Google unveils new search tool

Asian Image: Google co-founder Sergey Brin demonstrates Google's new Glass, wearable internet glasses, at the Google I/O conference in San Francisco Google co-founder Sergey Brin demonstrates Google's new Glass, wearable internet glasses, at the Google I/O conference in San Francisco

Google is unveiling a new search tool to help you get the right information at the right time on your mobile device.

Called Google Now, the tool will be part of the next version of Google's Android operating system, called Jelly Bean.

Google Now and other Jelly Bean features will be available in mid-July. Some devices, including the Galaxy Nexus, will get the upgrade automatically over the air.

Google unveiled Jelly Bean as it opened a conference in San Francisco for computer programmers. During the conference, Google is also expected to unveil a small tablet computer bearing Google's brand.

With Google Now, if you say "traffic", for example, it will look at your usual commute to work and show you alternative routes if there's a lot of traffic. It will tell you the scores of your favourite sports teams automatically, and it will keep you up to date on flight statuses if you are flying somewhere. You'll have to activate Google Now to start using it.

Google. said the Google Now feature will get smarter as you use it more.

The feature bears resemblance to the Siri virtual assistant on Apple's iPhone.

Jelly Bean will also come with the ability to share photos by tapping two phones together, using an emerging wireless technology called near-field communications.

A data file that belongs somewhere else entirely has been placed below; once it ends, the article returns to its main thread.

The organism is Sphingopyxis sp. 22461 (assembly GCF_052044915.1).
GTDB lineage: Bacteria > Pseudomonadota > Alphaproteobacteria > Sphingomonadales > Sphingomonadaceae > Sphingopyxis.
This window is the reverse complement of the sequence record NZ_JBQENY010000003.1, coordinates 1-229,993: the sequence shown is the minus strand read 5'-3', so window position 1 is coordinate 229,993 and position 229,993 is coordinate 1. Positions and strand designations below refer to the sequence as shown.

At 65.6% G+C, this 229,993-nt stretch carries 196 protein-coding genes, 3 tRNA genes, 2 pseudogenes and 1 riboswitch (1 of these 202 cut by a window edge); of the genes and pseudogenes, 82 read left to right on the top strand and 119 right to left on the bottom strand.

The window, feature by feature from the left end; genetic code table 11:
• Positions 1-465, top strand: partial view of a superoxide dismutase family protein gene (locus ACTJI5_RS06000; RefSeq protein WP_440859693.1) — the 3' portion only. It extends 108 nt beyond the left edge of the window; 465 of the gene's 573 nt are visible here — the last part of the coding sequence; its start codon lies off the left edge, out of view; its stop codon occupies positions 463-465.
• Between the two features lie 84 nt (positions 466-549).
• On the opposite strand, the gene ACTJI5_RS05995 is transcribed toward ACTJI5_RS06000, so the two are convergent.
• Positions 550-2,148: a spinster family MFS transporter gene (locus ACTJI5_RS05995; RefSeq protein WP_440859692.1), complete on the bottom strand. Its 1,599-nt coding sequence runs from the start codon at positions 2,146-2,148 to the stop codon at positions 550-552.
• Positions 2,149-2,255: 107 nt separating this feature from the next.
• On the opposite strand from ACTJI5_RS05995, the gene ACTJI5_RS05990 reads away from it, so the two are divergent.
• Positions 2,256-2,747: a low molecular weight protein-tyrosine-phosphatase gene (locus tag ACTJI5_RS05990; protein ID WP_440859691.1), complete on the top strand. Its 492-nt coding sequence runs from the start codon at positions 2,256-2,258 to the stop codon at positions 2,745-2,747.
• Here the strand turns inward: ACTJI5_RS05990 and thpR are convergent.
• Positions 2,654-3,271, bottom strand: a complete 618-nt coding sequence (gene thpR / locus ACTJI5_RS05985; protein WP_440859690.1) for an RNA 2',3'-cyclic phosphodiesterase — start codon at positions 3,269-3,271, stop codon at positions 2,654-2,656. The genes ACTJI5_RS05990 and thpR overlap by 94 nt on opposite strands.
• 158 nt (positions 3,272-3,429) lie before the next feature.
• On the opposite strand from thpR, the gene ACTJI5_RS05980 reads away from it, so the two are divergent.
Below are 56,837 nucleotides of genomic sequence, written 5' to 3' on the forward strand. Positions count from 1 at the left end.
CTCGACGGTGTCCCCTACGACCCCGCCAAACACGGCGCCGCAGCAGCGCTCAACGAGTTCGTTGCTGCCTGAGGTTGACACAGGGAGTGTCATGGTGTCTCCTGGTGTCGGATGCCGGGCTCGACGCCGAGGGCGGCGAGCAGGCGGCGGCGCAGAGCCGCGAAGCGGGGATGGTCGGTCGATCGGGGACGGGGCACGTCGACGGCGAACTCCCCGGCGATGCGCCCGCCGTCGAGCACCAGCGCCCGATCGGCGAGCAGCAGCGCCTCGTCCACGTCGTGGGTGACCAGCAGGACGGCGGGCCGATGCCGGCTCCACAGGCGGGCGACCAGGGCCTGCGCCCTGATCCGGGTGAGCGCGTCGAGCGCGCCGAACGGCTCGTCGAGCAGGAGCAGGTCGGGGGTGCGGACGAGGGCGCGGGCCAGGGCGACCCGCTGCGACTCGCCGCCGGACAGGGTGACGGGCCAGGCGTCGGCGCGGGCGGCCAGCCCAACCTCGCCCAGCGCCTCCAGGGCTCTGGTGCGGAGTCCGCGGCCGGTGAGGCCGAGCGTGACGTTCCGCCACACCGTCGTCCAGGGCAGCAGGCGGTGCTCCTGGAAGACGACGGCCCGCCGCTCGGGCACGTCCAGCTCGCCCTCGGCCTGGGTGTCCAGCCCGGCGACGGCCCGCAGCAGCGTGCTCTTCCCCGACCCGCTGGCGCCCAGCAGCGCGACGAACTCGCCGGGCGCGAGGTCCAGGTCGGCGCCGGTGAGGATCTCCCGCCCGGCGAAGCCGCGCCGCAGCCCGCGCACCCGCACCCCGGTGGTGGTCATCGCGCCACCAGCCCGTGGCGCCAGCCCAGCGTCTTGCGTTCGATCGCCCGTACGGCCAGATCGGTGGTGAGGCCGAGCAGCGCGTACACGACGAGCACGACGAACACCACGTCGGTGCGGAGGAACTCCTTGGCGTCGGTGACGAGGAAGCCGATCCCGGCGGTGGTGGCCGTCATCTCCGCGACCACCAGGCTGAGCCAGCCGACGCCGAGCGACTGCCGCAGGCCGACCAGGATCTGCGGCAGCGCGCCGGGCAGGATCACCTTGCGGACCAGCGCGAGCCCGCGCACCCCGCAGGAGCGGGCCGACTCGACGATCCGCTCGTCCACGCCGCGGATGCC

Google said there are a million new Android devices activated daily, up from 400,000 a year ago. Google says there's particularly fast growth in emerging markets such as Brazil and India. Android is now the chief rival to the mobile software running Apple's iPhone and iPad.

If speculation about the long-rumoured device pans out, the Google tablet is likely be seen as more of a threat to Amazon's Kindle Fire than Apple's top-selling iPad. More details should emerge during the opening speech of the three-day conference.

Like the Kindle Fire, the Google tablet is believed to have a seven-inch screen, measured diagonally - smaller than the iPad's nearly 10-inch display.

A Google expansion into the tablet market would bring another imposing entrant into what is already a battle of tech heavyweights. Last week Microsoft announced its own tablet, Surface. Expected to go on sale this autumn, it will run on a revamped version of Windows and compete directly with the iPad.

The new tablet is expected to be called the Nexus Seven, a reference to a line of smartphones that Google developed to run on its Android software for mobile phones.

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